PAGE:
KAMPALA — The Constitutional Court has ruled in a landmark case, describing as unconstitutional, a requirement by taxpayers disputing Uganda Revenue Authority assessment to first deposit 30 percent of amount in dispute before appealing to Tax Appeals Tribunal.
Until now, the long-established position under section 15 of the Tax Appeals Tribunal Act was that a company or any taxpayer who disputes a tax bill to deposit 30 percent of the money in dispute to URA before launching a challenge.
In a major blow to the tax body, the Constitutional Court judges led by Acting Chief Justice Alfonse Owiny-Dollo ruled that the requirement was unconstitutional and went against a constitutional provision that guarantees everyone a fair hearing.
In a majority ruling on Friday July 24, Justices Alfonse Owiny Dollo, Kenneth Kakuru, Egonda Ntende and Ezekiel Muhanguzi said that the requirement for payment of 30 percent before challenging URA assessments contravenes Article 44 (c) of the Constitution.
In the result, “this Court makes the following orders;- by decision, section 15 of the Tax of the Appeals Tribunal Act – in so far as if compels an objector to a tax assessment whose challenge is not with regard to the amount of tax assessed— is inconsistent with article 44 of the constitution, hence unconstitutional,’ the judges ruled”.
By majority decision, Fuelex Uganda Limited was also awarded half of the costs of the reference.
Significance of the decision
Commentators say, the ruling is a huge win to businesses who have for long argued that their money is unnecessarily held up at URA as cases drag on for years at the Tax Appeals Tribunal.
The circumstance in which URA was floored stemmed from a longstanding dispute with fuel company, Fuelex Uganda Limited, who the URA accused of refusing to pay a tax bill of UGX160.5m between June 2005 and September 2006.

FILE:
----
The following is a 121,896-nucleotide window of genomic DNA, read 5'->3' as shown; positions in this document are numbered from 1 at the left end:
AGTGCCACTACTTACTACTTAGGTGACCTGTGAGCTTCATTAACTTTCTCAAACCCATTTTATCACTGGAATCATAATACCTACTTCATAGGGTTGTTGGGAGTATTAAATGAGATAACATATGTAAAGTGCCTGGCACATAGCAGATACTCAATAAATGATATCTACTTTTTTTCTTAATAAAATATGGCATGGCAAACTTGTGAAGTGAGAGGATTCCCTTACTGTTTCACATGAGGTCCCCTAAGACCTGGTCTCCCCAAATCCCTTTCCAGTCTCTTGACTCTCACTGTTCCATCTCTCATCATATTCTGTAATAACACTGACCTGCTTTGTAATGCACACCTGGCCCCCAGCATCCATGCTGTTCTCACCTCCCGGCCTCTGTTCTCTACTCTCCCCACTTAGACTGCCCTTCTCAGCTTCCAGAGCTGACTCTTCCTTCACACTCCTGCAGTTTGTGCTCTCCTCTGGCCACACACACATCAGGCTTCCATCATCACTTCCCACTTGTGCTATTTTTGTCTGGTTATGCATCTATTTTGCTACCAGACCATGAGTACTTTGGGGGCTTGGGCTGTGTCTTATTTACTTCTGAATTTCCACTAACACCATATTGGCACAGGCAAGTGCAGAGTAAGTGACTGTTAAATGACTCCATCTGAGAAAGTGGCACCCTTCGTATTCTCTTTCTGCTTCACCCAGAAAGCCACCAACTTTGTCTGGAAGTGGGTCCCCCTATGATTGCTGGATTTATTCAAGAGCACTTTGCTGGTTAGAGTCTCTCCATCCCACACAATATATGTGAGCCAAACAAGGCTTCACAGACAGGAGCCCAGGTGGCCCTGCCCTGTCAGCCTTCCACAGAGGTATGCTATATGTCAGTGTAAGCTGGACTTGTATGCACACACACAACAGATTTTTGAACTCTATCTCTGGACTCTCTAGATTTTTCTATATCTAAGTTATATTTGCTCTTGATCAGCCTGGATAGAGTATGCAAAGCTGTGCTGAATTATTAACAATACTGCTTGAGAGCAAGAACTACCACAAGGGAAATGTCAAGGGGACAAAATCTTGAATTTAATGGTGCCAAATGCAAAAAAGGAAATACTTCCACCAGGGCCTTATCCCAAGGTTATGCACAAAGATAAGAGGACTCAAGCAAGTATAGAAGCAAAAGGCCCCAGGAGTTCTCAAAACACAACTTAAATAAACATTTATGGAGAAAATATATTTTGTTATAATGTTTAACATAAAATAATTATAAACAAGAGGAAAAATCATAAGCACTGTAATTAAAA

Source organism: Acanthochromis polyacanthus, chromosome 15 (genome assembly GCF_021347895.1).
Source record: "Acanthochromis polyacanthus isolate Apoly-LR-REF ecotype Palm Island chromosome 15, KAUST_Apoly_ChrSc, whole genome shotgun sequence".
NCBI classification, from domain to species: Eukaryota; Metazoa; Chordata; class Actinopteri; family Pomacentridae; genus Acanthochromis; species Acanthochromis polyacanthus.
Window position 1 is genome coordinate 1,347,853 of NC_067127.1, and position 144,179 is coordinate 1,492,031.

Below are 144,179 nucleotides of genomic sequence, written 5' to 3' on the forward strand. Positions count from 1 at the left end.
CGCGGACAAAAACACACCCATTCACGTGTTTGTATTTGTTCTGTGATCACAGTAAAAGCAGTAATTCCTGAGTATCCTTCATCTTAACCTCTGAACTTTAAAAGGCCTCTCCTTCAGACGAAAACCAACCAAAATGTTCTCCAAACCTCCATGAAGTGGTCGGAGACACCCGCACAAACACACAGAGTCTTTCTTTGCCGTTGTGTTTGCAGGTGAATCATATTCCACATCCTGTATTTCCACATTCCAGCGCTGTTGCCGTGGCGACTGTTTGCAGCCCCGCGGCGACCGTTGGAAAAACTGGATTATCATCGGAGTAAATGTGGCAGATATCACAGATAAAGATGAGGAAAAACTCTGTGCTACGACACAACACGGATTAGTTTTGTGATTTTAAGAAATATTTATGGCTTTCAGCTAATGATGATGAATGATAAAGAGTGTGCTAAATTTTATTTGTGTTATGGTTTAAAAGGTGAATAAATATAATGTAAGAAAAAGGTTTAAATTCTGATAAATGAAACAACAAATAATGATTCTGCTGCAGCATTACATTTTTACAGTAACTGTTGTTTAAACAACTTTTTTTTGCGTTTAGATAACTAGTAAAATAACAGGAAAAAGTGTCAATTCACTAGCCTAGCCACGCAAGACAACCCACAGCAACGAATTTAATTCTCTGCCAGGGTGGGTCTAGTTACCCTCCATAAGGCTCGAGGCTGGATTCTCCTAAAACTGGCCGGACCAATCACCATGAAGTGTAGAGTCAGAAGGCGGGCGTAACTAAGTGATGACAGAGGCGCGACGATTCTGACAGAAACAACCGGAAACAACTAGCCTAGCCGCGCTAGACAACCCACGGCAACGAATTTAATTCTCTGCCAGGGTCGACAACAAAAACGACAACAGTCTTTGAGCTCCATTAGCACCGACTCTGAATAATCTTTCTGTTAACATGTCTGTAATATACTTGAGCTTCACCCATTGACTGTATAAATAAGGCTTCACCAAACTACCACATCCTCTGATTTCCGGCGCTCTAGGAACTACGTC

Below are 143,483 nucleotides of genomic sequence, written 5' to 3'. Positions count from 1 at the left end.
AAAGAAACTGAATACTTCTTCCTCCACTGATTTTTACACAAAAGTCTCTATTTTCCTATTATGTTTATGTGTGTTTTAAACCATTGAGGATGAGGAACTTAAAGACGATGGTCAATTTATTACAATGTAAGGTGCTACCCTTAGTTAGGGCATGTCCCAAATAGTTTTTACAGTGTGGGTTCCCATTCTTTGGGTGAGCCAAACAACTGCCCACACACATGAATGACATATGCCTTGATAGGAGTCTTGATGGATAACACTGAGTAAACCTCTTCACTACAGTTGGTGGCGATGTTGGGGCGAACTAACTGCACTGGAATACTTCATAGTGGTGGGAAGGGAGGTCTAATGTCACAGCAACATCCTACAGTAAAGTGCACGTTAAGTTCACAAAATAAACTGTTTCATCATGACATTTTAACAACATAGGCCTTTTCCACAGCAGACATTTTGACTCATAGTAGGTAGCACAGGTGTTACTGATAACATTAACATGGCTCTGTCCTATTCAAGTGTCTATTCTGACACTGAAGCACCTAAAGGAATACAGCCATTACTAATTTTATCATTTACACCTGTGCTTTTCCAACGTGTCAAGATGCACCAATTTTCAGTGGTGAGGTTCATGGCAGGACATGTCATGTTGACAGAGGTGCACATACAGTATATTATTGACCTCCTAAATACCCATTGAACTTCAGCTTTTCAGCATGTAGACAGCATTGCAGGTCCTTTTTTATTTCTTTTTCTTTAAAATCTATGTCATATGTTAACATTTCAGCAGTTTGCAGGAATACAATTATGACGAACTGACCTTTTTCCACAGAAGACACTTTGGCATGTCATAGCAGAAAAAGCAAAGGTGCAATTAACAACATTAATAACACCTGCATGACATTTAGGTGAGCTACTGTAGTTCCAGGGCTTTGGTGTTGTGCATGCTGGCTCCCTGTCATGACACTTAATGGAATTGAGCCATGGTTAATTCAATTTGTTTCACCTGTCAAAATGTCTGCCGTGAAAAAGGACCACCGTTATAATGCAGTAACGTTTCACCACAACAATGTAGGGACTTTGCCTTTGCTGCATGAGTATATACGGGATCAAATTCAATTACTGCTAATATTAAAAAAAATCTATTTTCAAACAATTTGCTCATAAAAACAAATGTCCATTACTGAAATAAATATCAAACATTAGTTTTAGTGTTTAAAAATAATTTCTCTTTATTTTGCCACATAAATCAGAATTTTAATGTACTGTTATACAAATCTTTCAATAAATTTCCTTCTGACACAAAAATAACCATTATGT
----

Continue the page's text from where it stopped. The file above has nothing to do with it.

Fuelex Uganda Limited, in 2009 objected to the tax bill, but it had to deposit 30 percent of the disputed amount before challenging it at the Tax Appeals Tribunal.
In the Constitutional Court, Fuelex argued that the provision clearly offends the rule of law provisions in the Constitution which guarantee equal access to justice for everyone and negates all forms of equity known to the law.
On its side, URA argued that Fuelex had not paid the requisite 30 percent of the tax it had objected to prior to lodging the objection hence the application was incompetent.
The majority court ruling rejected URA’s reasoning, saying it blocks justice.
OnlyJustice Hellen Obura dissented the majority ruling arguing that there was no need to make reference to the constitutionality of the payment of 30 percent of the tax in dispute because the Supreme Court had upheld it.
She awarded costs to the Uganda Revenue Authority.
The declaration of payment of 30 percent tax in dispute before challenge comes at heals another ruling last month where the Tax Appeals Tribunal itself said companies can pay the money in installments.